[11 October 2004]
While the major networks have consistently failed to adjust their primetime schedules to reflect their audience’s “diversity,” UPN has gone another way in recent years. This season’s sitcom line-up—including Girlfriends, Second Time Around, One on One, Half & Half, and Eve—has scored well with their intended audiences, but haven’t quite crossed over. By contrast, UPN’s dramas—for instance, the Star Trek franchise,—appeal primarily to white audiences.
Now comes Kevin Hill, designed to appeal to everyone. Starring Taye Diggs as the title character, the show features various demographic groups: men, women, straights, gays, blacks, whites, Latinos, adults, children. This calculated range draws attention to Hill’s expanding world. Before now, he’s led what he thinks is an ideal life. A successful, cut-throat lawyer by day and master of one-night stands by night, he finds his dream existence compromised after a cousin’s death leaves Hill custodian of his 10-month-old niece, Sarah. When his boss expresses displeasure with the new demands on Hill’s time, the young lawyer quits and accepts a position with a smaller firm run by women. Suddenly, he finds himself struggling with childcare issues, adjusting to an all-female work environment, and adapting to the presence of a gay nanny in his home.
The concept of unexpected parenthood is nothing new. UPN explored it in last year’s miserable sitcom Rock Me, Baby, as have numerous films, including Raising Helen and Three Men and a Baby. The plot device has frequently been used to breathe new life into series on their last legs (Ally McBeal). So what does Kevin Hill bring to the table that is fresh?
First, its protagonist is atypical. Whereas the stereotype of the irresponsible African American father is too prevalent on tv, Kevin Hill presents a positive role model for black fathers. Hill may assume his parenting duties reluctantly, but once he adjusts to the fact that his only other choice is putting the child into the social services system, he displays all the characteristics of a loving and nurturing, somewhat clueless, father. Even Hill’s dead cousin was a decent guy: though far from a law-abiding citizen, it is also clear that he placed his child’s interest above his own.
Second, the baby doesn’t just upset Hill’s routine, but radically alters his existence, from work environment to home life to social status. His best friend and former coworker, Dame (Jon Seda), never hesitated to coax him into macho behavior on the job and in bars. In his new position, Hill finds himself relating to women in a professional manner, without the insincere compliments and cheesy pick-up lines. His efforts are complicated by the fact that one of his current coworkers, Veronica (Kate Levering), is also one of his former one-night conquests. At last he notices that women can be as career-driven and hard-edged as any man. In addition, he gains insights from his nanny, George (Patrick Breen). Apparently the first gay man with whom Hill has knowingly engaged in conversation, level-headed George comes with a strong grasp not only of childcare but adult relationships as well.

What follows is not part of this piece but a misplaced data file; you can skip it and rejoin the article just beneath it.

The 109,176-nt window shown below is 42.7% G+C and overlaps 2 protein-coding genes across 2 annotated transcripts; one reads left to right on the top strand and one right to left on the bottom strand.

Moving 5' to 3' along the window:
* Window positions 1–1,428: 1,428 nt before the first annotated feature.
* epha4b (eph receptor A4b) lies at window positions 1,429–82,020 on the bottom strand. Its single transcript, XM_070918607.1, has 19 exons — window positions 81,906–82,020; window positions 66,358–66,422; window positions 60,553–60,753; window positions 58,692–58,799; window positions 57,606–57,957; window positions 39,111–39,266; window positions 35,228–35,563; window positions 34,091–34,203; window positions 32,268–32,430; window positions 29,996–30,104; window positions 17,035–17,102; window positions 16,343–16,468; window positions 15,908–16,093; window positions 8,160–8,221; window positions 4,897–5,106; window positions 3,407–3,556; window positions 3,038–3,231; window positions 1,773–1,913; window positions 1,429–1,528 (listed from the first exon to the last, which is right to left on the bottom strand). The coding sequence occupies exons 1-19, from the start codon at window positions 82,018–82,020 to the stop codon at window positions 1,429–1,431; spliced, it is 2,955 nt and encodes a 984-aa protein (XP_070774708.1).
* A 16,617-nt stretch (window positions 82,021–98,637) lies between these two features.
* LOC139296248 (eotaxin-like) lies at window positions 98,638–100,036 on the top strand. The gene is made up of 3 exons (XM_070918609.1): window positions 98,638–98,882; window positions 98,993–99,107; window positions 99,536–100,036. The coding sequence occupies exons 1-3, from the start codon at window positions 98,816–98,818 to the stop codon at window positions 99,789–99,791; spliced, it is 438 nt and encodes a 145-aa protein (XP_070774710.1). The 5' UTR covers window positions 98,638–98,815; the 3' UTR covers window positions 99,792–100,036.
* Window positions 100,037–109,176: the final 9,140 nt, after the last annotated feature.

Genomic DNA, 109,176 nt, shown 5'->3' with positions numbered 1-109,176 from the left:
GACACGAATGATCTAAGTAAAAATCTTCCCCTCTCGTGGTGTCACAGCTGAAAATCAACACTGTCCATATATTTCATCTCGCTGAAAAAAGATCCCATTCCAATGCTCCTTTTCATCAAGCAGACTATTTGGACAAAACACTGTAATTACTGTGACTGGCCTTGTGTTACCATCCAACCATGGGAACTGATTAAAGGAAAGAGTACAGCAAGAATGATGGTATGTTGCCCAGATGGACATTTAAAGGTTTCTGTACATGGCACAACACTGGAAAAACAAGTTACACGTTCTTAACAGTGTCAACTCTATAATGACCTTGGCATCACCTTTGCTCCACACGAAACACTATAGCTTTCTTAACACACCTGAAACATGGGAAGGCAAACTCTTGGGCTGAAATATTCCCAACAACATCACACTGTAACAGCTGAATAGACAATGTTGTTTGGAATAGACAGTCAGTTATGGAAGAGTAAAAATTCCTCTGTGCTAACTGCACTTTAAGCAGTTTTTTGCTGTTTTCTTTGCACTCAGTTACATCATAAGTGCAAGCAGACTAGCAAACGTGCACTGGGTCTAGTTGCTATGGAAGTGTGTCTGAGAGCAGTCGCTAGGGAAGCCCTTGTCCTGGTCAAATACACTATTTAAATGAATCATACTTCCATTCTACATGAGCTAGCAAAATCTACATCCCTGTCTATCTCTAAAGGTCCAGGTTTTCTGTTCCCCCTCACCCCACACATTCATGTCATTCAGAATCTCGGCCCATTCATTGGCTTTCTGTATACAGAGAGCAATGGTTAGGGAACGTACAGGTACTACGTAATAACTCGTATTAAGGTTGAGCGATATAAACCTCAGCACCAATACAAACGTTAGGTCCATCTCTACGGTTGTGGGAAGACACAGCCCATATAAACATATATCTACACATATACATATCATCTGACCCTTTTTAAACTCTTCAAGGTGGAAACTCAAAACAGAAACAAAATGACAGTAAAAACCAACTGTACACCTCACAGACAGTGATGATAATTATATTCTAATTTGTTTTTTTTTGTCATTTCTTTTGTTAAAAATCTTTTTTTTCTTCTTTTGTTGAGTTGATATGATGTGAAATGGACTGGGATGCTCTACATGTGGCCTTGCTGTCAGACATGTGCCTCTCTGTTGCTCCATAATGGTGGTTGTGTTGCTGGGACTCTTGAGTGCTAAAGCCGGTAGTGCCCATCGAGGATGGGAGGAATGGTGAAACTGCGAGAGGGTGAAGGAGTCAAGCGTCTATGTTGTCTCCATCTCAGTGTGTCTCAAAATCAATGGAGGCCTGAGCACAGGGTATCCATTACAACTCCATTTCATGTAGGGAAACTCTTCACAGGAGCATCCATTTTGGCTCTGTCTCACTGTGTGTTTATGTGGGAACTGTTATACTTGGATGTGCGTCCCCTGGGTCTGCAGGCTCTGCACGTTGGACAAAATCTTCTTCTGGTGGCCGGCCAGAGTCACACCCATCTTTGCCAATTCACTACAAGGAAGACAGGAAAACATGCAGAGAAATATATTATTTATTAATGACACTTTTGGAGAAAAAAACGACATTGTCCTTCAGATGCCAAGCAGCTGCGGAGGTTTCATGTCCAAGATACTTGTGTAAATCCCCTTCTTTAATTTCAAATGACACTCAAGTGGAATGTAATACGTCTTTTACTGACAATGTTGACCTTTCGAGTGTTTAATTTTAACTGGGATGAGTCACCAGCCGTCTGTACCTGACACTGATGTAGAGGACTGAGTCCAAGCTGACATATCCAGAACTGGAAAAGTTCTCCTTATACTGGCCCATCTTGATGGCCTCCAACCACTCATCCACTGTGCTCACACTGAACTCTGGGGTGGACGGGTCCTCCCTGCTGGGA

Hill’s metamorphosis from self-centered stud to compassionate caregiver is, of course, the series’ major story arc. In the second episode, he’s assigned to represent a celebrity in her custody battle over her daughter. The old Hill would have gone for the win at all costs. The new Hill, enlightened as to the responsibilities of parenting and the importance of honest relationships, places the child’s best interests first. When he learns that charges against his client have merit, such as substance abuse, he negotiates a deal that allows the girl to live with her aunt while mom goes to rehab. Likewise, he is willing to abandon his first night out with the guys to buy formula after George calls him to tell him Sarah is out.
What keeps Kevin Hill from becoming a tv version of Baby Boom is the equal time devoted to all aspects of his life. While the “new baby” storyline is a focal point, the argument could also be made that Kevin Hill is a courtroom drama, as each episode devotes considerable time to the case du jour; his life is changed by Sarah’s appearance, but doesn’t come to a grinding halt. This layering of storylines keeps the show from being nauseatingly cute. Compelling tensions emerge in smart writing and Diggs’ embodiment of a character who is simultaneously naïve and worldly; his befuddlement is as endearing as his macho posturing is amusing.
Early ratings indicate that Kevin Hill will be around for a while, which is good news for both UPN and viewers. As Hill continues to evolve, Sarah will grow into childhood. His education will never cease and the potential for new lessons is boundless. It is this element that attracts viewers from all demographics. The situations depicted on Kevin Hill are not limited to identity categories, but are broadly familiar: sudden changes, new environments, friends, and romance, taking responsibility for another person. Other networks could learn from Kevin Hill; give viewers smart scripts performed by talented actors, and the “diversity” will take care of itself.
Published at: http://www.popmatters.com/pm/review/kevin-hill-2004/